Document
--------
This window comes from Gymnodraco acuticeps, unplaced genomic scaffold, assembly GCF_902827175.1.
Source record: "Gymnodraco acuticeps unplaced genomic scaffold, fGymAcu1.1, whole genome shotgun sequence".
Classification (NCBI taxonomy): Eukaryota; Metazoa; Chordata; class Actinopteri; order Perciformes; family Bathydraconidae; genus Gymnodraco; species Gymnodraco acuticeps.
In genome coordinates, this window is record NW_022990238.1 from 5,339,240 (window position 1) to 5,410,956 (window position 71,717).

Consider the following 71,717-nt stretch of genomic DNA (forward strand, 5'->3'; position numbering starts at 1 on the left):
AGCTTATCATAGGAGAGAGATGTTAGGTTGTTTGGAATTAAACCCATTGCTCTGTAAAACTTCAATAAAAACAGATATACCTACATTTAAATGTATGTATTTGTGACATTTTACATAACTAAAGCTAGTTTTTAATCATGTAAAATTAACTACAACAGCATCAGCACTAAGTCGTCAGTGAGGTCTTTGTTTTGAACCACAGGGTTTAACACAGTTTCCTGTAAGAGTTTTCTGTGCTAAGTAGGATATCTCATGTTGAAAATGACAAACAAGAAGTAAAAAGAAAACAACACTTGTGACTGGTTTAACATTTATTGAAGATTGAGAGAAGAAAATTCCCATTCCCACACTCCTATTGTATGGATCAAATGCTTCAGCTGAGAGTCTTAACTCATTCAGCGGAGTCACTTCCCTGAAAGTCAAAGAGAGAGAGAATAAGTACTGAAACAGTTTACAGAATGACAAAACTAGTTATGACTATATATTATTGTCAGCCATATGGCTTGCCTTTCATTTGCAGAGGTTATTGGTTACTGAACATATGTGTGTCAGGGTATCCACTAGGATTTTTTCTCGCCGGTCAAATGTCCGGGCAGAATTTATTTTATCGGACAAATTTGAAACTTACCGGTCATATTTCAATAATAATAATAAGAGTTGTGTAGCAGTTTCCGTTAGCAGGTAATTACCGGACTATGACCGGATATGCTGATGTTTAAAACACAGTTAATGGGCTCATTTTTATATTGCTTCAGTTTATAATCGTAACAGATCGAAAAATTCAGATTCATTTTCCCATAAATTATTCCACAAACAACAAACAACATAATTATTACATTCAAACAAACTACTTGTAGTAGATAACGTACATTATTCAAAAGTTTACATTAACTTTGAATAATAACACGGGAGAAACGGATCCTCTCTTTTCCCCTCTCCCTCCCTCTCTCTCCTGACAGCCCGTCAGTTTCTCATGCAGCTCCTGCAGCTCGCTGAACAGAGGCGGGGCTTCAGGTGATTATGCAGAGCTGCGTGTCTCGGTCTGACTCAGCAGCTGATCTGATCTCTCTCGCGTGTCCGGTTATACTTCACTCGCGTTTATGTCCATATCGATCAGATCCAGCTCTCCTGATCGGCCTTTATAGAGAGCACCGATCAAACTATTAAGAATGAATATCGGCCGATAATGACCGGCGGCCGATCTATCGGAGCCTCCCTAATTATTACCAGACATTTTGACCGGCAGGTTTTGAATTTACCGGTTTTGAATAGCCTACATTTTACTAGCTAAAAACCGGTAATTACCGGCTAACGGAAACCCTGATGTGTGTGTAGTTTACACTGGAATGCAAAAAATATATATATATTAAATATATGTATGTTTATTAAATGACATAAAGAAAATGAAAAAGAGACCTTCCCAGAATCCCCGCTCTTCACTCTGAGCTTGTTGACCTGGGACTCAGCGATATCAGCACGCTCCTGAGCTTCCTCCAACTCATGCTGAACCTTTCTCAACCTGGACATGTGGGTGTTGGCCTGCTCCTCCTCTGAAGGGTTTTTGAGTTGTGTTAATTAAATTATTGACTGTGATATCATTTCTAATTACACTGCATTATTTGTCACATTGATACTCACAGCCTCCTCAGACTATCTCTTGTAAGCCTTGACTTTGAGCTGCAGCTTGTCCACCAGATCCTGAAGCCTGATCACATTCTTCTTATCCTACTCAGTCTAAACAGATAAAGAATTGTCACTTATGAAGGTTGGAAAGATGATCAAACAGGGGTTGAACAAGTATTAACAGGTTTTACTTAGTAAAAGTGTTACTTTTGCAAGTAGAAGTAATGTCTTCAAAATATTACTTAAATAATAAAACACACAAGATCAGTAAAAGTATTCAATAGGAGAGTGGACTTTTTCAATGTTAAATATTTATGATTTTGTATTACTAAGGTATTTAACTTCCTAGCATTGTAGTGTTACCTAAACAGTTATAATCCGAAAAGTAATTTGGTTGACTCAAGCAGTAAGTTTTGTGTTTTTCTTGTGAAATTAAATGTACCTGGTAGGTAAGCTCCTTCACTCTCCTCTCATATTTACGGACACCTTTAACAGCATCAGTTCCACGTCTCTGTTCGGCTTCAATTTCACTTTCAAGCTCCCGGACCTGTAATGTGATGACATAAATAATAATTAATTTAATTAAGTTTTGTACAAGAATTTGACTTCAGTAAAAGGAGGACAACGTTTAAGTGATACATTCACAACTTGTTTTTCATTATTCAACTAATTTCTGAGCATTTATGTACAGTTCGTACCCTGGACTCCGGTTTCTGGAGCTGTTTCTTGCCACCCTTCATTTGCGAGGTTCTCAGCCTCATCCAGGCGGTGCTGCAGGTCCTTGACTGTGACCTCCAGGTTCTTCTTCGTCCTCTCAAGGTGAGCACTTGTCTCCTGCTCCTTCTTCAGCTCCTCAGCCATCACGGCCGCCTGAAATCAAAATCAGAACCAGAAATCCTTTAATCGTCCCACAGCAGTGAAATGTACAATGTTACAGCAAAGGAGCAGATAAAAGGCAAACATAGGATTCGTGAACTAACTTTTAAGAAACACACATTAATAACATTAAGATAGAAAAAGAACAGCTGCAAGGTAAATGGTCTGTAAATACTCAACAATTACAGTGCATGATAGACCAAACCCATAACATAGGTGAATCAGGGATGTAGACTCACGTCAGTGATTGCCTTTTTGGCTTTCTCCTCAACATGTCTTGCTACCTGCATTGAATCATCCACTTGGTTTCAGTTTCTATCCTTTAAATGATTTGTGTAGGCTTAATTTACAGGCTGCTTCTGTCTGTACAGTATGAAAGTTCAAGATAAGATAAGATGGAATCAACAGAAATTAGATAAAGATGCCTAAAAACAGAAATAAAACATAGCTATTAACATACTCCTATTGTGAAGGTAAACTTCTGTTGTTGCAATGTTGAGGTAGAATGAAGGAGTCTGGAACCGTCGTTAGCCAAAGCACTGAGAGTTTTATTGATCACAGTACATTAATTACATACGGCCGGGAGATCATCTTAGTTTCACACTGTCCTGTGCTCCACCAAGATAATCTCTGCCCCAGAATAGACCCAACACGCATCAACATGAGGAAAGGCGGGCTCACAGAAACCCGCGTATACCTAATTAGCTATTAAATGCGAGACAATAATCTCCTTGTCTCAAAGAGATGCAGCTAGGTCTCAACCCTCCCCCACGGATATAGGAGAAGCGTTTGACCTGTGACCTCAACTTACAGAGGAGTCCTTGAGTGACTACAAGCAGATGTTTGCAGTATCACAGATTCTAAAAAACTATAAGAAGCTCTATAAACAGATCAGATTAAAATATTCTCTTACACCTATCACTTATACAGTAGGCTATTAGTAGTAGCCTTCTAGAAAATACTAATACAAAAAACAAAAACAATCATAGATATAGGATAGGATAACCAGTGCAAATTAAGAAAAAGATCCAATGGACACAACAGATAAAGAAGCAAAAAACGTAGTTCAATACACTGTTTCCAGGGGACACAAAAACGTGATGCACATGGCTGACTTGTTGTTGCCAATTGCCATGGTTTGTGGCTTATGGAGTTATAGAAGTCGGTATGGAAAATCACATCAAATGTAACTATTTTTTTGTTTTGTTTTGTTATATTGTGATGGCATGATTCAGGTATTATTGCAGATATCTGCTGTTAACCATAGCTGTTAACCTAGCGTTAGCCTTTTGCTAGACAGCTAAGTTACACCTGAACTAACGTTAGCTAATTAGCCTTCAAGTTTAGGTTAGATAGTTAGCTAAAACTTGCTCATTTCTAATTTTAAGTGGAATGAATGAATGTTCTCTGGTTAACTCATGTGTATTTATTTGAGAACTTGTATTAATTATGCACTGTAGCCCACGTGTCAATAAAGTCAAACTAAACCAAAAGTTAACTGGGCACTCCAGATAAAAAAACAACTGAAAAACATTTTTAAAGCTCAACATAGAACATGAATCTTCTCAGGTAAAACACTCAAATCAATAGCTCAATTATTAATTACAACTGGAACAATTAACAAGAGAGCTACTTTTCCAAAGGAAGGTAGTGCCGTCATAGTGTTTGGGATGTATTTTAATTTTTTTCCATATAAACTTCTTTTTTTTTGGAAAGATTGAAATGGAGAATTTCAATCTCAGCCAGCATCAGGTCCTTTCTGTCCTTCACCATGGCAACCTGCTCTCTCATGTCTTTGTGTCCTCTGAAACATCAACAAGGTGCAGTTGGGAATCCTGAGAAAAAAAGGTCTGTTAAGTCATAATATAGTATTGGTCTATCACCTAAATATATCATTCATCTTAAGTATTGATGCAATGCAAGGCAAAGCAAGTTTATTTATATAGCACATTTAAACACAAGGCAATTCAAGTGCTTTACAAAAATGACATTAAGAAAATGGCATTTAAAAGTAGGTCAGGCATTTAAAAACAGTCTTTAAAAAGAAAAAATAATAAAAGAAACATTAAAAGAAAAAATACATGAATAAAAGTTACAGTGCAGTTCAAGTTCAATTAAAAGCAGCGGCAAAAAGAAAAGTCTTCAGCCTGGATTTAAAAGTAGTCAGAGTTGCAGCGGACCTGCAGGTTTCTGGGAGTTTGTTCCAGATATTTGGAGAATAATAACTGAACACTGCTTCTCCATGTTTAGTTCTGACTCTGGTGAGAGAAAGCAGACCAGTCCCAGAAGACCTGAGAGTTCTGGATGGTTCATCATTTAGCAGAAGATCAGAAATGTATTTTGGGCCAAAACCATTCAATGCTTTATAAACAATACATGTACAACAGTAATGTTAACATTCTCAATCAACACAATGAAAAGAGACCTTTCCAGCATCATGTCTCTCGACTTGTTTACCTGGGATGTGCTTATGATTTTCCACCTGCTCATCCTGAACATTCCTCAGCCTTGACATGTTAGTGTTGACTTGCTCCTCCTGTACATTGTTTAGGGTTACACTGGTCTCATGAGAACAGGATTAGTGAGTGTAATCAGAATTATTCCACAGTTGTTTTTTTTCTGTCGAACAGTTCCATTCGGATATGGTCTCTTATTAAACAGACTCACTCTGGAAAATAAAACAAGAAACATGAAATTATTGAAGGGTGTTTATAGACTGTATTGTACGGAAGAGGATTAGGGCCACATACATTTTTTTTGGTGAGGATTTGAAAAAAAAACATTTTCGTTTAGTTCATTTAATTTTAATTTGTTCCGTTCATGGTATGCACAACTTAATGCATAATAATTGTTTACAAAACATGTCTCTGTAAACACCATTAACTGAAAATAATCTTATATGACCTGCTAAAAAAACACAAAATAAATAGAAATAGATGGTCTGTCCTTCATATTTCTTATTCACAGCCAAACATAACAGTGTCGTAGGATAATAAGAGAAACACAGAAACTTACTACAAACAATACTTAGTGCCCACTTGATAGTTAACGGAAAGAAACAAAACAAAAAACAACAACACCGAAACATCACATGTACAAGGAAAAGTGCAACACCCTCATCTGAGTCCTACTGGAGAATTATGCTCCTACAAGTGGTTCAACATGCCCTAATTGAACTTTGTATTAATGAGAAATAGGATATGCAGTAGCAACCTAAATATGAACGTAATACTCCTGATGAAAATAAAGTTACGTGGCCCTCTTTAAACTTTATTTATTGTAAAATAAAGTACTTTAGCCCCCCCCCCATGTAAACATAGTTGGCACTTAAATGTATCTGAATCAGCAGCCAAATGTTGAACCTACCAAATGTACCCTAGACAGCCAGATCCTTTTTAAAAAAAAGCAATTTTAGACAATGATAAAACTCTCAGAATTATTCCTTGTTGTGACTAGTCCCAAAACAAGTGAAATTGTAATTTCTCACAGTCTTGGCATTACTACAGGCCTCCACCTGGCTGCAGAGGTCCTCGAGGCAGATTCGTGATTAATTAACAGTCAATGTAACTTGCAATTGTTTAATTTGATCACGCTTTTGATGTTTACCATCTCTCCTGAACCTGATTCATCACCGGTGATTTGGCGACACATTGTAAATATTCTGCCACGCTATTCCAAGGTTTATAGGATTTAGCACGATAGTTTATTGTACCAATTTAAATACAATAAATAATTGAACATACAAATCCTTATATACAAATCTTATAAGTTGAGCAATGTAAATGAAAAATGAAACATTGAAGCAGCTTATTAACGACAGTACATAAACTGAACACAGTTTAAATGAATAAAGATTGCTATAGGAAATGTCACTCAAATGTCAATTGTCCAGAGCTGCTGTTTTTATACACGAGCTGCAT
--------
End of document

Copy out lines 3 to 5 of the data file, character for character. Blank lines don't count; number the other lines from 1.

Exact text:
Classification (NCBI taxonomy): Eukaryota; Metazoa; Chordata; class Actinopteri; order Perciformes; family Bathydraconidae; genus Gymnodraco; species Gymnodraco acuticeps.
In genome coordinates, this window is record NW_022990238.1 from 5,339,240 (window position 1) to 5,410,956 (window position 71,717).

Consider the following 71,717-nt stretch of genomic DNA (forward strand, 5'->3'; position numbering starts at 1 on the left):